Strong Patient-Provider Relationships Drive Healthier Outcomes

“The proper goal for any health care delivery system is to improve the value delivered to patients … To properly manage value, both outcomes and cost must be measured at the patient level,” Harvard’s Robert Kaplan and Michael Porter tell us. But, why do we only define patient value by outcomes and cost?

With over 50% of primary care providers believing that efforts to measure quality-related outcomes actually make quality worse, it seems there may be something missing from the equation. Relationships may be the key. Surveys consistently demonstrate that patients prioritize both the interpersonal attributes of their providers and their individual relationships with providers above all else. Doctors also ascribe great value to relationships. Kurt Stange, an expert in family medicine and health systems, calls relationships “the antidote to an increasingly fragmented and depersonalized health care system.”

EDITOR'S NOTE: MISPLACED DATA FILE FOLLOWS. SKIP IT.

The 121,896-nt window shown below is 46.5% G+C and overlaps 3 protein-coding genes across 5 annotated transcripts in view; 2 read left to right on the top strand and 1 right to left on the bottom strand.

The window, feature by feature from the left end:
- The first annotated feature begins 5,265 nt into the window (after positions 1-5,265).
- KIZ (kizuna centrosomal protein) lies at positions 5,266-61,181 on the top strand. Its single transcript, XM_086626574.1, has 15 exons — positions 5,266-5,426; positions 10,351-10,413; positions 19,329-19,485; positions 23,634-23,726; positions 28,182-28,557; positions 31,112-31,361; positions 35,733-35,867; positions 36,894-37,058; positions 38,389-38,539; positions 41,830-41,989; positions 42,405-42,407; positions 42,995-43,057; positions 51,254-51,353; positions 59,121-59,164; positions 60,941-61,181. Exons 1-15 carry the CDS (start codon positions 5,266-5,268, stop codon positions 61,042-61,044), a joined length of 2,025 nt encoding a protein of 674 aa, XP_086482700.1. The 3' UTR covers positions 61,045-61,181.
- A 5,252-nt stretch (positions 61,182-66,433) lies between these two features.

For the last two years we’ve been studying organizations that experts consider exemplars of primary care as part of a case-based series. Our findings have been consistent and surprising. All the practices and systems we’ve studied prioritize relationships with patients over cost and outcome measures, which they often assess through such indicators as accessibility (time to next available appointment) and patient-satisfaction and engagement metrics. The leaders of these practices all believe that by promoting relationship building on an individual patient level, favorable costs and outcomes will follow. Here’s a brief account of what we found:

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